Blog author: jballor
Tuesday, November 26, 2013
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Catching Fire

In this week’s Acton Commentary, “Tyranny Is the True Enemy,” I explore the latest film installment of the Hunger Games trilogy, “Catching Fire.” I pick up on the theme that animates Alissa Wilkinson’s review at Christianity Today, but diverge a bit from her reading. As she writes, a major aspect of this second part of the series has to do with fake appearances and real substance, and the need to “remember who the real enemy is.”

Wilkinson is upset with the marketing buzz surrounding the film, arguing that it “declaws” the substantive message of the books themselves. There’s an element of truth to this. It comes home especially when watching an interview like this, in which Jennifer Lawrence seems to embody the idea that for a celebrity in today’s culture, “you never get off this train,” as Haymitch puts it to Katniss and Peeta on their own promotional tour.

But in focusing on the distracting nature of commercial merchandising of the films, I argue that Wilkinson ends up distracted from who the real enemy is. There is much that is morally problematic about the way that the Capitol operates. Wilkinson rightly shows the shallow consumerism and sensuality of Capitol couture. But the fact that this isn’t the real enemy, so to speak, can be shown by a bit of thought experiment.

Suppose that the consumption habits of the Capitol were far less odious to our moral sensibilities. Suppose the citizens all lived chaste, upright, and responsible lives in their city. Their oppression of the districts would be no less troublesome for all their virtuous consumption. The decadence of the Capitol only puts the real tyranny over the districts into sharper relief. John Tamny argues that to read Catching Fire as “anything other than a polemic against communistic, brutal government is a certain act of willful blindness.”

I won’t go quite that far, and I don’t agree that the film/book has nothing at all to do with critiquing consumerism, but I do think that such alternative readings often forget who the enemy really is. As Tamny (mis)quotes from Catching Fire, Katniss herself identifies the enemy as the one “who starves and tortures and kills us in the arena. Who will soon kill everyone I love.”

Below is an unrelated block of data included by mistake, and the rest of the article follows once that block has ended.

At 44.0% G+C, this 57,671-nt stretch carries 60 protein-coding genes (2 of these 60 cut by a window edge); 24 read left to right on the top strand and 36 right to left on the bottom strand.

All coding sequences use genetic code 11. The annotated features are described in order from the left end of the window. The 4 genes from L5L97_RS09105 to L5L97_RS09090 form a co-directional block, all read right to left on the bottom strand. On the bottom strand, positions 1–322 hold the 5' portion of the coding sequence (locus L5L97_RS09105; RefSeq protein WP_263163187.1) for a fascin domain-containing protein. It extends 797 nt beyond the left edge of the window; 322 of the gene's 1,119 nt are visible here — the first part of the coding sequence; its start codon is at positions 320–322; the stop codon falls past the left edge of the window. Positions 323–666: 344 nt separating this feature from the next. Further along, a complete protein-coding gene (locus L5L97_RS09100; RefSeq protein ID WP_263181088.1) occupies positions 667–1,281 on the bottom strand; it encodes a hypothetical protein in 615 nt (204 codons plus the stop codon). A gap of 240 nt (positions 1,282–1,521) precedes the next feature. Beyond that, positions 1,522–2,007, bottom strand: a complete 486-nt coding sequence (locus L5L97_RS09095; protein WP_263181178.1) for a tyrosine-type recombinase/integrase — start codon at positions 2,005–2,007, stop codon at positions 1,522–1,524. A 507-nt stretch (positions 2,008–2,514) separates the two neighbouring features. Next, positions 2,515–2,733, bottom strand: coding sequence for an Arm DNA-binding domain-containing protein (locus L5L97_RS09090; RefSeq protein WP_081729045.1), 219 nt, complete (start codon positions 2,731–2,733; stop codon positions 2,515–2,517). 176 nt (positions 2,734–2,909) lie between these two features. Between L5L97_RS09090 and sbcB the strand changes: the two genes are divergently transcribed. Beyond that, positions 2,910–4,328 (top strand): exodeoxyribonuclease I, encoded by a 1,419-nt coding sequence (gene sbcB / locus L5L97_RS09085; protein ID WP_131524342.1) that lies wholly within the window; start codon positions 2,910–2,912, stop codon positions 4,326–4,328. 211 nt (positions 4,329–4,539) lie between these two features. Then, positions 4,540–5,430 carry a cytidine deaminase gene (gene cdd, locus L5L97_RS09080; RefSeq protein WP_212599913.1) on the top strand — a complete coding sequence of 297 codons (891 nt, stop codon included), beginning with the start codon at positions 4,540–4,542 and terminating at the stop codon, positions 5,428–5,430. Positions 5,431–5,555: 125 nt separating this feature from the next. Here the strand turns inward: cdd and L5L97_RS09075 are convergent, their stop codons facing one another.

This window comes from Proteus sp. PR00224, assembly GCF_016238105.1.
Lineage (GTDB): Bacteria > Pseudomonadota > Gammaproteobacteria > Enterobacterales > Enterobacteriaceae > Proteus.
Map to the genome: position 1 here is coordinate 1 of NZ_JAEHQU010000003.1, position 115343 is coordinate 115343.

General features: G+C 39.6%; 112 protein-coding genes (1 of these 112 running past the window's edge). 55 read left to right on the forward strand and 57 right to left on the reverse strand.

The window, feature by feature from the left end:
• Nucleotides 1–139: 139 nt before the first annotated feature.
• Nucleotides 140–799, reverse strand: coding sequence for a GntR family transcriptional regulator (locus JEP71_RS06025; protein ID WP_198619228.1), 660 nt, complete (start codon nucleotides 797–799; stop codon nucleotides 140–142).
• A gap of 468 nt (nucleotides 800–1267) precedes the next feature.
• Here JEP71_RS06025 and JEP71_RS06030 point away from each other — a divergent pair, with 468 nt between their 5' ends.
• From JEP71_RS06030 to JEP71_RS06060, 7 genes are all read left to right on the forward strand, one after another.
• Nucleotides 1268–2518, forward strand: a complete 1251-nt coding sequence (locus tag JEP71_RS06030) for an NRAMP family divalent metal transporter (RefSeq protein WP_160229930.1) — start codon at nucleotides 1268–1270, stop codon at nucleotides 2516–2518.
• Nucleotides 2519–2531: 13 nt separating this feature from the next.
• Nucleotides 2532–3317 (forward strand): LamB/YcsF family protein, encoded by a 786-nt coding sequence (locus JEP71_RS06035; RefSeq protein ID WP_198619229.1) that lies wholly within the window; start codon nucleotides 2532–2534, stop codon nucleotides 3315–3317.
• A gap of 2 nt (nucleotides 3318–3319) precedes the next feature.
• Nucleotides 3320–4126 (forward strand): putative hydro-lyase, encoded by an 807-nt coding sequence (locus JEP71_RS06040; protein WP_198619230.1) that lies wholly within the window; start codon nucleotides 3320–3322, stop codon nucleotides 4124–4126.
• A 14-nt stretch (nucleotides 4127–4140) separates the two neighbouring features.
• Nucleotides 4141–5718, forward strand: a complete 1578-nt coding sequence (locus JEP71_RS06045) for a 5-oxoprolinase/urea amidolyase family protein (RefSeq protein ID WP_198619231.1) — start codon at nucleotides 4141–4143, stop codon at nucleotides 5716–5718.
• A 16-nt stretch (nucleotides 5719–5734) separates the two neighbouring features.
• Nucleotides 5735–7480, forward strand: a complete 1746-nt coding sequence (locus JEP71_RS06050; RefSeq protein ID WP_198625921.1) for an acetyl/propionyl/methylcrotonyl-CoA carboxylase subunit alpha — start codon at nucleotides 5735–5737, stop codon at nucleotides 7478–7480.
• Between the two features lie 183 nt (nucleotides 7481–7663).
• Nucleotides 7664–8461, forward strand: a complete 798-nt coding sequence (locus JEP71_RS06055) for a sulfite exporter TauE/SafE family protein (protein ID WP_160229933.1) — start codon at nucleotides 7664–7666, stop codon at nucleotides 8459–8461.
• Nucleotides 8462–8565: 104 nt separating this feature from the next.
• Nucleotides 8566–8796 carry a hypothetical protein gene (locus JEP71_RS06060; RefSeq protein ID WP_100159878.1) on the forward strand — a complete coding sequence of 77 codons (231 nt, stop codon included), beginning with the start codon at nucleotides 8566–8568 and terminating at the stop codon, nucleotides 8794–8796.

In the opening sequence of “Catching Fire,” Katniss is illegally hunting in an attempt to provide much-needed protein for her family. At one point, Katniss and Gale come across a flock of wild turkeys. This image is especially striking at the release of this film during the Thanksgiving season.

Far from promising a “turkey in every pot,” President Snow has no regard for the welfare of anyone in the districts. The citizens of the Capitol are all that matter, to the point that people like Katniss have to resort to illegal hunting and the black market for basic necessities like medicine and food.

There is a connection between hedonism and what might be called a “soft” form of tyranny characteristic of the vicious circle between the citizens of the Capitol and the government. And while tyranny in all its forms is to be rejected, the real enemy in the Hunger Games is the hard tyranny of President Snow and his jackbooted thugs. Everything else is, in the end, a distraction.

Christopher Columbus Statue close-upThe second Monday of October is designated as “Columbus Day” in the United States, ostensibly to give honor and tribute to the man, Christopher Columbus, who “discovered” America. Every American school kid learns to sing-song, “In 1492, Columbus sailed the ocean blue.” Today, the reason most people in the U.S. notice Columbus Day is because they don’t get any mail, and federal workers get the day off. (Of course, with the federal mail system dying a slow death and the government shutdown, there may not be too many people who notice Columbus Day at all…)

Does Columbus Day matter? (more…)

Blog author: johnteevan
Thursday, September 5, 2013
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Simon Vouet - La Richess - c. 1633Sustained prosperity is new and sustained prosperity for masses of people is completely unprecedented. What is sustained prosperity? It’s three or more generations of people who do not need to focus on survival or live in economic depression, but who can live comfortably even if they live paycheck to paycheck.

The only people who previously enjoyed sustain prosperity were the aristocratic landowners and royals especially of Europe and Asia. After the industrial revolution a few business men and bankers were added to that list but only if their wealth was handed down for more than two generations. No even we do.

Isn’t this the definition of the very rich? Yes, but what is new is that the entire group of people we call the ‘middle class’ has also become comfortable in the four generations since WWII.

How big is the middle class? Even though there are billions who do not enjoy this prosperity, fully 1.80b people are in the global middle class today (and another .15b people are rich). Of that 1.8b there are 18% who live in the U.S., another 36% live in Europe, and 20% are in the BRIC nations.

How did so many join the middle class? It was through the opportunities of new businesses, new inventions, a new high level education for the public, and new skill and knowledge based jobs. These are only possible where there is liberty and governments that allow businesses to prosper.